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January 25, 2018

More Secrets of the Associahedra

Posted by John Baez

The associahedra are wonderful things discovered by Jim Stasheff around 1963 but even earlier by Dov Tamari in his thesis. They hold the keys to understanding ‘associativity up to coherent homotopy’ in exquisite combinatorial detail.

But do they still hold more secrets? I think so!

Of course, what’s a secret to me may be well-known and boring to you. But this result by Marcelo Aguiar and Federico Ardilla intrigues and excites me!

Take a formal power series like this:

C(x)=x+c 1x 2+c 2x 3+ C(x) = x + c_1 x^2 + c_2 x^3 + \cdots

If you take its right inverse under composition, meaning the power series DD with

C(D(x))=x C(D(x)) = x

you get another formal power series of the same type:

D(x)=x+d 1x 2+d 2x 3+ D(x) = x + d_1 x^2 + d_2 x^3 + \cdots

How are the d nd_n related to the c nc_n? Do some calculations:

d 1=c 1 d_1 = - c_1

d 2=c 2+2c 1 2 d_2 = -c_2 + 2 c_1^2

d 3=c 3+5c 2c 15c 1 3 d_3 = -c_3 + 5 c_2 c_1 - 5 c_1^3

d 4=c 4+6c 3c 1+3c 2 221c 2c 1 2+14c 1 4 d_4 = -c_4 + 6 c_3 c_1 + 3 c_2^2 - 21 c_2 c_1^2 + 14 c_1^4

What are these coefficients? They’re controlled by the associahedra! For example, the 3-dimensional associahedron looks like this:

It has:

• 1 three-dimensional face,

• 6 pentagonal and 3 square faces,

• 21 edges, and

• 14 vertices.

So, if we call the nn-dimensional associahedron c n1{\mathbf{c}}_{n-1}, then c 1\mathbf{c}_1 is a point, c 2\mathbf{c}_2 is an interval, c 3\mathbf{c}_3 is a pentagon, and the 3d associahedron c 4{\mathbf{c}}_4 has

• 1 face shaped like c 4{\mathbf{c}}_4,

• 6 faces shaped like c 3×c 1{\mathbf{c}}_3 \times \mathbf{c}_1 and 3 faces shaped like c 2×c 2{\mathbf{c}}_2 \times {\mathbf{c}}_2,

• 21 faces shaped like c 2×c 1×c 1{\mathbf{c}}_2 \times \mathbf{c}_1 \times \mathbf{c}_1, and

• 14 faces shaped like c 1×c 1×c 1×c 1\mathbf{c}_1 \times \mathbf{c}_1 \times \mathbf{c}_1 \times \mathbf{c}_1.

All this face information is packed into the formula we saw:

d 4=c 4+6c 3c 1+3c 2 221c 2c 1 2+14c 1 4 d_4 = -c_4 + 6 c_3 c_1 + 3 c_2^2 - 21 c_2 c_1^2 + 14 c_1^4

Why is this happening, and what can we do with it? I don’t know! I should start by reading this:

They have very similar results for permutahedra and other delicious polytopes. The permutahedra show up when you invert formal power series with respect to multiplication, rather than composition!

Posted at January 25, 2018 7:05 PM UTC

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Re: More Secrets of the Associahedra

John, thanks for blogging about this! I also found this result (which was certainly new to me) to be very exciting and would love to dig into its proof.

Federico Ardila just delivered an invited address at the Joint Mathematics Meetings about this work. He previewed his talk with a two-page teaser Algebraic Structures on Polytopes.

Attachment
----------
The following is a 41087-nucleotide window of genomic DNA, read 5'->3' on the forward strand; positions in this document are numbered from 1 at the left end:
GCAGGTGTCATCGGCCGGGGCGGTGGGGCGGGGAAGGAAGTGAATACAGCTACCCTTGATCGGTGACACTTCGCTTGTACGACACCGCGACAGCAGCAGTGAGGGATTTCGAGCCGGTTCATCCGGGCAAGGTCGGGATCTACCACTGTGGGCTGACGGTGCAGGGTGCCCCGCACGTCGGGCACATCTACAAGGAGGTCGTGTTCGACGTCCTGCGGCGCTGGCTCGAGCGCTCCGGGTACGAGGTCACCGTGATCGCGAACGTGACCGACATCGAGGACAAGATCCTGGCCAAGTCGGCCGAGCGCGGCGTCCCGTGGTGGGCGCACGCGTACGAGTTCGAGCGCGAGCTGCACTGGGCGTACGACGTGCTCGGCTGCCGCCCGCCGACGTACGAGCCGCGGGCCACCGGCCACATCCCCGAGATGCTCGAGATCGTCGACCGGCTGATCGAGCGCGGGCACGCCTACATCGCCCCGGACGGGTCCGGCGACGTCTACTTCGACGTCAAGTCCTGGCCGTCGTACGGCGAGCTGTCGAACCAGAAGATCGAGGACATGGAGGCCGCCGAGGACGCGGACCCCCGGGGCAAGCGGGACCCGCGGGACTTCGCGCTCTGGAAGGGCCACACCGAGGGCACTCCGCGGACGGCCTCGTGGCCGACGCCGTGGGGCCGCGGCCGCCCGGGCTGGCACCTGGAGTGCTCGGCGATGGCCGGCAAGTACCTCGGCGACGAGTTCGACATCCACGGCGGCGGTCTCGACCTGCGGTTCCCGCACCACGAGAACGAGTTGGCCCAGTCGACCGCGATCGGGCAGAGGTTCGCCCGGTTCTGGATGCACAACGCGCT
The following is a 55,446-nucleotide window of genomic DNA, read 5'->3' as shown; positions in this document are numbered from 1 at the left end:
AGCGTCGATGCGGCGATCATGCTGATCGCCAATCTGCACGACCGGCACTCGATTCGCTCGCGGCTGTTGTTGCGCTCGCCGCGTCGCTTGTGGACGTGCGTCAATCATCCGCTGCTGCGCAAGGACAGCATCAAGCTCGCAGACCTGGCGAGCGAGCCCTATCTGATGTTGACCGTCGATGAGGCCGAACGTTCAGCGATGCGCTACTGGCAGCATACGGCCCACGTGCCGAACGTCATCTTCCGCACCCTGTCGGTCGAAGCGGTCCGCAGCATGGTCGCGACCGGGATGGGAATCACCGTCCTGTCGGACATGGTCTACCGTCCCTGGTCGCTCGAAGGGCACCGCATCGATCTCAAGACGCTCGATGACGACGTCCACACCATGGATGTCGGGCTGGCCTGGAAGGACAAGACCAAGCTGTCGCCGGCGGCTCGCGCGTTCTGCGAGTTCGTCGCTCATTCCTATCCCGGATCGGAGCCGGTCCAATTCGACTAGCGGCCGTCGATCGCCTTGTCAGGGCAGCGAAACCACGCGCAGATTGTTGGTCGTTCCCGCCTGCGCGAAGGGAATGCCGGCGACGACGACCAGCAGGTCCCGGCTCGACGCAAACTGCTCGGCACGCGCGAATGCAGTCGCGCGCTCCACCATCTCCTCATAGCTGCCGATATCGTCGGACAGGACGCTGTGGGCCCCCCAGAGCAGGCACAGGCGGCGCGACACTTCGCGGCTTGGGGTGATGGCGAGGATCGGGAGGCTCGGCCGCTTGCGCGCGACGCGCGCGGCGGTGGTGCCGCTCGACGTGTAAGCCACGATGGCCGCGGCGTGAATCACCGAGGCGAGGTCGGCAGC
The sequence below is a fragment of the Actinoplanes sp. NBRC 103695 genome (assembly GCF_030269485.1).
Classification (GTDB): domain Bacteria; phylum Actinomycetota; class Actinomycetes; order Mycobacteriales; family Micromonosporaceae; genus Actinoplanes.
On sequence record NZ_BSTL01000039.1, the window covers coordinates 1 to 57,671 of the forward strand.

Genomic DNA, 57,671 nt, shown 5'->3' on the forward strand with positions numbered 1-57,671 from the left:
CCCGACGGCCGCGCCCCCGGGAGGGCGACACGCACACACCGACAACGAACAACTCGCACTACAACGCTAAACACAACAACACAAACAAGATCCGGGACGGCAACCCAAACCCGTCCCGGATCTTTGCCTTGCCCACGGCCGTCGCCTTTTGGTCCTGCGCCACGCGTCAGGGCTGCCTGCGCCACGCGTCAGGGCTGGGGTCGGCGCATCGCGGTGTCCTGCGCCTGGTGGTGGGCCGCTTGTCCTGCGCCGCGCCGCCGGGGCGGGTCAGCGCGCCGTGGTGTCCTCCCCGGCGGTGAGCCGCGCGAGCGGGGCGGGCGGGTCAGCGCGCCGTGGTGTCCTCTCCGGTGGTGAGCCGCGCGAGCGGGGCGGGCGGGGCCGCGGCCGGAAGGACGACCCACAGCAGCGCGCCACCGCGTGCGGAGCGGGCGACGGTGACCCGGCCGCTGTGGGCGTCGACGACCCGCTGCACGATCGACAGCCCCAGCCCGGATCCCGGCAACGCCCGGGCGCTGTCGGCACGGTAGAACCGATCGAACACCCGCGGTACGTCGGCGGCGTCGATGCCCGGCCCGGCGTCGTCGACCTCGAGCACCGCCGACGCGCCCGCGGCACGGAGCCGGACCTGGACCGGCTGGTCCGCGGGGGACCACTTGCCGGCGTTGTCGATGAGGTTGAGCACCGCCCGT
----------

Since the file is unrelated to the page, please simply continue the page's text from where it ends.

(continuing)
And while I’m linking to things Federico has written in the Notices of the AMS, everyone should read Todos Cuentan: Cultivating Diversity in Combinatorics.

Posted by: Emily Riehl on January 25, 2018 11:53 PM | Permalink | Reply to this

Re: More Secrets of the Associahedra

I wasn’t at the JMM, but I bumped into the January Notices of the AMS, which is where I learned about this.

It should be really fun to categorify formal power series by taking polytopes, or more generally subsets of n\mathbb{R}^n generated by union and set-theoretic difference from polytopes, as coefficients. The Euler–Schanuel characteristic lets us turn any such set into an integer. It may be that we can prove some of the Aguiar–Ardila identities at the categorified level by exhibiting a homotopy equivalence (or something roughly like that!) between two subsets of \mathbb{R}^\infty that are countable unions of subsets of the above form. Jim Propp has done a lot of things like this, such as giving a new proof that

(1/22)=18 \displaystyle{\binom{1/2}{2} = -\frac{1}{8}}

Posted by: John Baez on January 26, 2018 1:06 AM | Permalink | Reply to this

Re: More Secrets of the Associahedra

I’m intrigued by the identity

(1)(1/22)=18.\displaystyle{\binom{1/2}{2} = -\frac{1}{8}}.

Is there a more elementary interpretation/proof which doesn’t depend on categorified combinatorics?

Posted by: Arun Debray on January 26, 2018 3:55 PM | Permalink | Reply to this

Re: More Secrets of the Associahedra

I was sort of puzzled by this as well, although without being puzzled enough to click John’s link to Jim Propp’s paper. I’d take

(xk)=x(x1)(xk+1)k! \binom{x}{k} = \frac{x(x - 1)\cdots(x - k + 1)}{k!}

as the definition of (xk)\binom{x}{k}, for real xx and natural numbers kk. In that case, the identity is trivial. But obviously there’s something interesting going on beyond this!

Posted by: Tom Leinster on January 26, 2018 4:23 PM | Permalink | Reply to this

Re: More Secrets of the Associahedra